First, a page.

What is Bail? Do I Need a Bail Bondsman?
If you have ever watched a court drama on television, you may be familiar with how the bail process works. When someone is arrested for a crime, it may take weeks or months before they are tried in a court of law. Instead of waiting in jail for their trial to start, a person may be released on bail, a sum of money paid to the court to ensure that the defendant will appear when their trial date arrives. The bail will then be returned after the court process is finished, providing the defendant appeared in court. There are several different types of bail that are used in criminal law.
With cash bail, the defendant pays the entire bail with cash, which is held by the court until all proceedings are complete.
In this instance, a friend or relative of the accused contacts a bail bondsman. The bail bondsman agrees to pay the court if the accused fails to appear for trial and collects a percentage of the bail amount for the service. They also often require some kind of collateral to ensure the defendant appears in court.
The accused can also offer their property as a guarantee to appear in court. A lien is placed on the property by the court, and if they fail to appear, the property can legally be foreclosed on.
Release on Citation
Instead of being arrested and booked for a crime, an officer may issue a citation ordering the person to appear in court.
Release on Own Personal Recognizance
The accused may be released without paying bail. A judge may issue this type of bail if they feel as though it is unlikely the accused will fail to appear in court. This is often for minor, nonviolent crimes.
History of Bail
Bail in the United States originated from a system of bail in England during the 17th century. When the United States gained independence from England in the 18th century, the bail process was written into the constitution under the Sixth and Eighth Amendments. Under these amendments, excessive bail is prohibited and the bail must be offered for all bailable offenses. Later, the Judiciary Act of 1789 deemed all non-capital offenses as bailable. Almost a century later, Congress passed the Bail reform Act of 1966, which was later revised in the Bail reform Act of 1984. This legislation required bail be set at a reasonable price. Also, it allowed for those who were deemed a danger to society to be denied bail.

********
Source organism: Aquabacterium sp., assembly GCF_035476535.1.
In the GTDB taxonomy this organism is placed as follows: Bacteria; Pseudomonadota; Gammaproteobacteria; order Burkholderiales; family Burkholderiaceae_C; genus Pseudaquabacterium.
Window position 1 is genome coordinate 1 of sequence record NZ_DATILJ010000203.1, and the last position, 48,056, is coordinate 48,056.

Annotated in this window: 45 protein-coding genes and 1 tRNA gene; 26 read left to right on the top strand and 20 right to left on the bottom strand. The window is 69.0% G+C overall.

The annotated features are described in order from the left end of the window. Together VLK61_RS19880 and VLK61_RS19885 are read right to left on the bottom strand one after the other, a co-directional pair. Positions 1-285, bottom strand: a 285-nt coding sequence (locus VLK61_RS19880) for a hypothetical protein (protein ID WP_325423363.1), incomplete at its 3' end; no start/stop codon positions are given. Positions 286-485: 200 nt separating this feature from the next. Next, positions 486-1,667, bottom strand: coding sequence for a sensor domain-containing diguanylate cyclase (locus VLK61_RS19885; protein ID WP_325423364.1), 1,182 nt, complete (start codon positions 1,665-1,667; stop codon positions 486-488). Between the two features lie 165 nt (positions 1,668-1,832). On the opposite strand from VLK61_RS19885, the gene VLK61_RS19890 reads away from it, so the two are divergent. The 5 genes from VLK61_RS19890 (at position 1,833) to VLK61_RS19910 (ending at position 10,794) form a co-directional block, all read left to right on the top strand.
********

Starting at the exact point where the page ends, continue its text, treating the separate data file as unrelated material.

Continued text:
How to Post Bail
To post bail, the accused is required to pay with cash or check in the amount of the bail, put up property worth the price of the bail, or seek a bail bondsman for a bond.
The Use of a Bail Bondsman
It is always a good idea to speak with a lawyer either before or after the bail is set. Often, a lawyer can present the judge with reasons as to why bail is not necessary or they can also convince the court to lower the bail amount. If bail is set, a bail bondsman can be a good choice if the accused does not have the funds to pay the full amount. A bail bondsman agrees to pay the court if the accused fails to appear. If the accused does not appear in court, the person who signed the contract with the bail bondsman is required to pay the price of the bail to the bondsman. Using a bondsman is not recommended if the person posting bail does not trust that the accused will appear in court.
This article is courtesy of David Michael Cantor, Phoenix Criminal Defense Attorney and named partner of the Law Offices of David Michael Cantor. For more information about David, please see his website: http://dmcantor.com.